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North Bend mom rides a bike to fight MS
Suzanne Perkins laughs and admits she’s not exactly ready for her fifth Bike MS ride.
When the North Bend mom hits the pedals this Saturday and Sunday, taking part in the bicycle trek and fundraiser for the National Multiple Sclerosis Society, she doesn’t plan to ride far.
But for Perkins, just being able to ride a bicycle is a small, real victory.
Perkins had big plans to train for the ride. But between the summer heat—MS makes it hard for the body to conduct the signals to cool off—and back pain, her plans went awry.
So, she’ll be doing just the first leg of both days.
“I’m hoping, muscle memory and sheer willpower!” Perkins says—that’s what will get her through.
Why she rides
She is doing the ride to motivate others, fundraise for the National MS Society, and help people learn about what MS is.
Like many autoimmune disorders, MS is an invisible disease.
“You look at me, and you don’t think there’s anything wrong,” Perkins said. “But you don’t see that I have stabbing pains in my legs, which I’m taking lots of medicine for. Or that my vision isn’t as good in my left eye as it used to be, because it affects the optic nerves.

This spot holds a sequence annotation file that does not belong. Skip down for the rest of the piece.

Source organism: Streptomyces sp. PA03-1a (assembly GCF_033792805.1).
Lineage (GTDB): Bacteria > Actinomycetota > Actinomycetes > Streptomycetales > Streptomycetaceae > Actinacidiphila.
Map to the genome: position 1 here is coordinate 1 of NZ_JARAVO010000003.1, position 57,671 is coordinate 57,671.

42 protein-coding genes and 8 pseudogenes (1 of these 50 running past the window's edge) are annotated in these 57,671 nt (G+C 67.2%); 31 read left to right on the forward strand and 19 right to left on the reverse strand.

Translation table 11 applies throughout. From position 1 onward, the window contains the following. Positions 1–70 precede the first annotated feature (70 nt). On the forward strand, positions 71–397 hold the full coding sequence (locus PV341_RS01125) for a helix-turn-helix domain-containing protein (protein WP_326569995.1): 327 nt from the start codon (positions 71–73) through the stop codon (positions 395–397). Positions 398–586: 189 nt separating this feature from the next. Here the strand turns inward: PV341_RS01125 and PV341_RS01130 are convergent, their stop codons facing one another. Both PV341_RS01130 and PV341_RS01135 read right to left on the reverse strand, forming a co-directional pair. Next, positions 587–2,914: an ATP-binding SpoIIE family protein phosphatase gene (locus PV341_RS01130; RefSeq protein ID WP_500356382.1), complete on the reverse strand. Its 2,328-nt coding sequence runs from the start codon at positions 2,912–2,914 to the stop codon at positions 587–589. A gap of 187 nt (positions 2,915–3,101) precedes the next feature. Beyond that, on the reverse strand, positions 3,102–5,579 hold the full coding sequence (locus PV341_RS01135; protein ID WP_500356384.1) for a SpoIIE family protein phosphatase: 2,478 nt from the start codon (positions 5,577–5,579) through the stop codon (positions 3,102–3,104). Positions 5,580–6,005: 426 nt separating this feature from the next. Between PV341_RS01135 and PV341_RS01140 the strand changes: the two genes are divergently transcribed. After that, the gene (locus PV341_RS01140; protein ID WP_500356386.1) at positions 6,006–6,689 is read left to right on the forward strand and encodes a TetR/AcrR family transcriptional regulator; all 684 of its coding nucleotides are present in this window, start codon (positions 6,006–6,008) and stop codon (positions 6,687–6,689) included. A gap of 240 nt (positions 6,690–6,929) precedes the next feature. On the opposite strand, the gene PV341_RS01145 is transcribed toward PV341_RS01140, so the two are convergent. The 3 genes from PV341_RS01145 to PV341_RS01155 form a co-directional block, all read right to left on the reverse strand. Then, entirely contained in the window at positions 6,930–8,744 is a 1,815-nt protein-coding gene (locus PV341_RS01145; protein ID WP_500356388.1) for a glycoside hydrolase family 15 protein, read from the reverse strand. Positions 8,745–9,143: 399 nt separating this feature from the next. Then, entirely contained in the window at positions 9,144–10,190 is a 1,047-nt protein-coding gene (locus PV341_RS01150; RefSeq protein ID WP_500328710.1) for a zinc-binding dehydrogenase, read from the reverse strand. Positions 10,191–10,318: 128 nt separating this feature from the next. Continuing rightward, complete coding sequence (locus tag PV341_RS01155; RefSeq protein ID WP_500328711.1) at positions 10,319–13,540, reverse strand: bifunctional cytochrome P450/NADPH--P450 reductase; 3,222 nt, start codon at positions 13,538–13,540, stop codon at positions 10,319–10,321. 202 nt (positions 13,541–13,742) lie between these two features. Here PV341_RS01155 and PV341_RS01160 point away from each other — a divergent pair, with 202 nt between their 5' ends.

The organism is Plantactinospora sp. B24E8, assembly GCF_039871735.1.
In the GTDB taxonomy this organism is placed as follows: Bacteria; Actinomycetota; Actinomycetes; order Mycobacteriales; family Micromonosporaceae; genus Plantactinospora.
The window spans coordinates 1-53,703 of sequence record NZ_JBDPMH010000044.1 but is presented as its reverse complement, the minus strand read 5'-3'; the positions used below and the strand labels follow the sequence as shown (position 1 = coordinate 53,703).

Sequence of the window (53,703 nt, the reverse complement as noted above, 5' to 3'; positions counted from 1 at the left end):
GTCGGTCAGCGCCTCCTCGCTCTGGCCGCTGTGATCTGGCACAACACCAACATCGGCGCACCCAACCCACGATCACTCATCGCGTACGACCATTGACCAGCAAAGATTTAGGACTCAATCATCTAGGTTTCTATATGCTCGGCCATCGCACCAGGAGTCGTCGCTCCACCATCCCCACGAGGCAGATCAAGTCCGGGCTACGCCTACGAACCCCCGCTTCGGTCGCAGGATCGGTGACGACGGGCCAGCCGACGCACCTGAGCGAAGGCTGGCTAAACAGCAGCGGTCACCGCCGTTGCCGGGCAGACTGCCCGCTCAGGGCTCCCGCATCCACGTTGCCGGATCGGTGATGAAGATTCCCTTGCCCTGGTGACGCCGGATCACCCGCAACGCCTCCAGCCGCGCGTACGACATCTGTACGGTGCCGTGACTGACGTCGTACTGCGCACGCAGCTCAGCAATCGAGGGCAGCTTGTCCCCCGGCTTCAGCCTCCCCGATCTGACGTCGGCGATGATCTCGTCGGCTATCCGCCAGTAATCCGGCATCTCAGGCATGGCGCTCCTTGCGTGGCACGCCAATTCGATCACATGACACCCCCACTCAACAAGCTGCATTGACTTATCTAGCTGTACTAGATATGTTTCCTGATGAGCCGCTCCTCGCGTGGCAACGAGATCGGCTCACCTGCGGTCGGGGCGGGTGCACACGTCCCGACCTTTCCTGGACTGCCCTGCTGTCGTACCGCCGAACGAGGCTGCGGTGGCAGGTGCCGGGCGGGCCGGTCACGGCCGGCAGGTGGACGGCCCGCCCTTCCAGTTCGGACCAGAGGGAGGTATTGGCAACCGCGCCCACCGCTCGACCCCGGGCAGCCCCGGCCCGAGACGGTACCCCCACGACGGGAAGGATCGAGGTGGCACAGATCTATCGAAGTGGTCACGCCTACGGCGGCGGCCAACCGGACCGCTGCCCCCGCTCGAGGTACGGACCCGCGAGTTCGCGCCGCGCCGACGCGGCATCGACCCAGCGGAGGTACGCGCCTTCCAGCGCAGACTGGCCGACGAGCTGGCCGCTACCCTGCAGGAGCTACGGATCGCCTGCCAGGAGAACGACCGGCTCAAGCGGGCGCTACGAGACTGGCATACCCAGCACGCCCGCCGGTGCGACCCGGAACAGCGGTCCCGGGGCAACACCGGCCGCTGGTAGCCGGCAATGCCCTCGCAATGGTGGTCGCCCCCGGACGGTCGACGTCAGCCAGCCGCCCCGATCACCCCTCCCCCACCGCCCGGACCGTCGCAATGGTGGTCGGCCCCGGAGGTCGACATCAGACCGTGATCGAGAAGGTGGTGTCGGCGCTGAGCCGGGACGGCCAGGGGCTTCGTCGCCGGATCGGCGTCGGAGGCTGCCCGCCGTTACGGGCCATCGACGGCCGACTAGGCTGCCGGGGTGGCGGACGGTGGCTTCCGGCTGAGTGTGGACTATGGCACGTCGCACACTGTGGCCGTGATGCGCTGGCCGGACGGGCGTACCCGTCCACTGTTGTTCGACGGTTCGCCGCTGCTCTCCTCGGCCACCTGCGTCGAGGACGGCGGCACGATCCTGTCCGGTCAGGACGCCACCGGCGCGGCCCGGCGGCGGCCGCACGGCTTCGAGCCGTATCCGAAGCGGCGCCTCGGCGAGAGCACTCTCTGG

“Everybody is dealing with something,” she said. For her, MS is that thing. “There’s no known cause and no known cure. There’s anecdotal evidence of dieting helping. Exercise helps, but it’s also hard to exercise.” So, Perkins plans to keep biking as long as she can.
“There’s a huge number of folks in the Valley with MS,” Perkins said. The society, she said, told her that 87 Valley residents have contacted them for information or support. Perkins says more people may be out there, invisible.
“You know that ‘six degrees of separation’ thing with Kevin Bacon? I always say MS is the new Kevin Bacon. Everybody knows somebody who has it.”
Perkins has known that she has MS for eight years, but has probably been dealing with symptoms since at least 2001.
Multiple sclerosis adds an extra challenge as Perkins, a stay-at-home mom, raises her son, Harrison.
“I’ve noticed limitations,” she said. Perkins gets tired more easily. Her strength isn’t what it used to be. “But I’m very mobile compared to most people.”
A former triathlon runner, Perkins was drawn to Bike MS in 2010. That year, as team captain of “Moms with MS,” she was challenged, balancing weekend transfusions with finding helpers to organize rides.
This year, she was invited to ride with Rick Steves’ Eurostars, connected with the “Rick Steves’ Europe program.
She has set a personal fundraising goal of $3,000.
“The nice thing about being on Rick’s team is he matches 50 cents to every dollar,” said Perkins. “I’m already above, and with his match, I’ll be well over that.”
The 2014 Bike MS ride is Saturday and Sunday, Sept. 6 and 7, starting at the Skagit County Fairgrounds in Mount Vernon.
Bike MS includes 22, 59, 80 and 97-mile routes, and riders can choose one day or both. There is also an option to be a “virtual rider” for those who can’t ride but want to be a part.
“It’s a beautiful ride, really nice people,” Perkins said. “It’s like any event that you do for a certain cause—you get caught up in the ‘Go Us!’ aspect of it.”
To learn more, visit bikewas.nationalmssociety.org.